These dynamics also concern Syrian women activists, who were given an ‘opportunity to show their strength and to emerge as leaders’ in the revolution. It opened space for them to be present in the public sphere alongside men, challenging the widely accepted dominant gender norm that women are predisposed to the private sphere. Thus women did not only revolt against the regime of Bashar al-Assad but also against the ‘limited perception of their role in a conservative society’. They realised that they have a ‘role to play that goes beyond the home, beyond domesticity’. Such a change in gender roles was reinforced by the displacement, which led to Syrian women carrying out new responsibilities and obtaining new tools, especially in the absence of the men, who were traditionally seen in Syria as sole breadwinners.As illustrated by Umut Ozkaleli, for some Syrian women in the city of Gaziantep, displacement became a ‘transforming experience of personal revolution, liberation or strength’ in which women aspired for a better future in the host country or for the home country.
When it comes to mobilisation in exile, women activists can maintain their activism outside the borders of their native country, yet they are compelled to struggle at two levels: the first is in regards to the fundamental struggle of political opposition against the regime while the second refers to the struggle for their rights as women and their political participation within the opposition movement to which they belong. Nadje S. Al-Ali and Nicola Pratt study the role of a diaspora in conflict and peace-making from a gender perspective and power relations in the context of war and peace-making. Their work illustrates how ‘gender constitutes one of the factors structuring agency and mobilization’ during the formation of diaspora. Women may ‘challenge traditional gender ideologies and relations, and thereby increase their political mobilization’. This is especially true when they live in a country whose ‘gender ideologies and relations are far more liberal and progressive’.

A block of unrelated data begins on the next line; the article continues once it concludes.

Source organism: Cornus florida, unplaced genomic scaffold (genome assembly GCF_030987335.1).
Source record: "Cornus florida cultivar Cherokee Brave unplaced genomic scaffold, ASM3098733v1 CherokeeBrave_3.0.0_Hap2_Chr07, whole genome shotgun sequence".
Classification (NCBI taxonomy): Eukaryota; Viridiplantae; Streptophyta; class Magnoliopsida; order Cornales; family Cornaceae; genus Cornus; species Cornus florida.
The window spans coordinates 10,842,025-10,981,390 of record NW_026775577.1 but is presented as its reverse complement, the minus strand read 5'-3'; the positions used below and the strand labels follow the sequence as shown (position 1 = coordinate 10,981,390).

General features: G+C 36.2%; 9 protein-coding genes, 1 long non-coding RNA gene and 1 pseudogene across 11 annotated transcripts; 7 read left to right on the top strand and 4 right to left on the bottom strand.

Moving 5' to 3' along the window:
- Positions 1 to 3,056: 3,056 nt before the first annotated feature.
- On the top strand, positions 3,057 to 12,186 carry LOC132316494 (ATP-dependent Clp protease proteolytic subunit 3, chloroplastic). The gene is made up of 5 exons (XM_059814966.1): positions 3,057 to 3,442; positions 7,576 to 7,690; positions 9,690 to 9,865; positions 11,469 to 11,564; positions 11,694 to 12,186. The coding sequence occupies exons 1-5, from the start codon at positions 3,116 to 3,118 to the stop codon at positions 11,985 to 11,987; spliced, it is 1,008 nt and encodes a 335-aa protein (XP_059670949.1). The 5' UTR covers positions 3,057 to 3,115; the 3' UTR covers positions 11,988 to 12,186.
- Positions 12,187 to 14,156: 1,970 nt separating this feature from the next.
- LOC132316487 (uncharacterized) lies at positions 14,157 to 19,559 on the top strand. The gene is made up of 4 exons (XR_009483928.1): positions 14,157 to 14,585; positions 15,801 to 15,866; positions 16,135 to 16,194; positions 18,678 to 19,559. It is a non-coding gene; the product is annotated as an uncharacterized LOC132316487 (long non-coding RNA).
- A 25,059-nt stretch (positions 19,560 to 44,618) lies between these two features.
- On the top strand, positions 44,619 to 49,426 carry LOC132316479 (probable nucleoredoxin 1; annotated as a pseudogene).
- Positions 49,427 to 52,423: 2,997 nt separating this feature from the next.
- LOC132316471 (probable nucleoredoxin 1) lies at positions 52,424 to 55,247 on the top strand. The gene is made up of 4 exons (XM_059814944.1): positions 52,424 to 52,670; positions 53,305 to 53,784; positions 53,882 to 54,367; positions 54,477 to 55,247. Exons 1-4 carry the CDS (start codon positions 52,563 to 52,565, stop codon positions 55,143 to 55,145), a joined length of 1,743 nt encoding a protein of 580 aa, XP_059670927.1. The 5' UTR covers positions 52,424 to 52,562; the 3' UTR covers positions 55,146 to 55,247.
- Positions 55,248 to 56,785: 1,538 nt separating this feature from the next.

Women become active in exile in different ways, including for their rights, for their community and for their native country. In this study I aim to investigate how Syrian women, as refugees and migrants, orient their activism towards their country of origin and their community in Berlin. Through many women-led movements and organisations, including feminist organisations, which were initiated in Berlin, and through transnational movements, female activists constitute an important part of mobilisation in exile. This mobilisation mainly takes place through non-governmental organisations (NGOs), resulting in ‘NGOisation’, a term used to describe the dynamics of activism that take place within the context of NGOs, which imposes a certain level of professionalisation and managerial rationality.
Since the 1990s, the world has witnessed an expansion of civil society and the correlated proliferation of NGOs, a trend that has been illustrated by many scholars. NGOs were promoted as vital actors of civil society and as an alternative to the paralysed state unable to cope with neoliberal economic policies. Consequently, the development of civil society and that of NGOs are very much intertwined. Countries of the Global South witnessed what is called a ‘boom of NGOs’ financed by the Global North. These NGOs dominated emancipatory social movements, including women’s movements.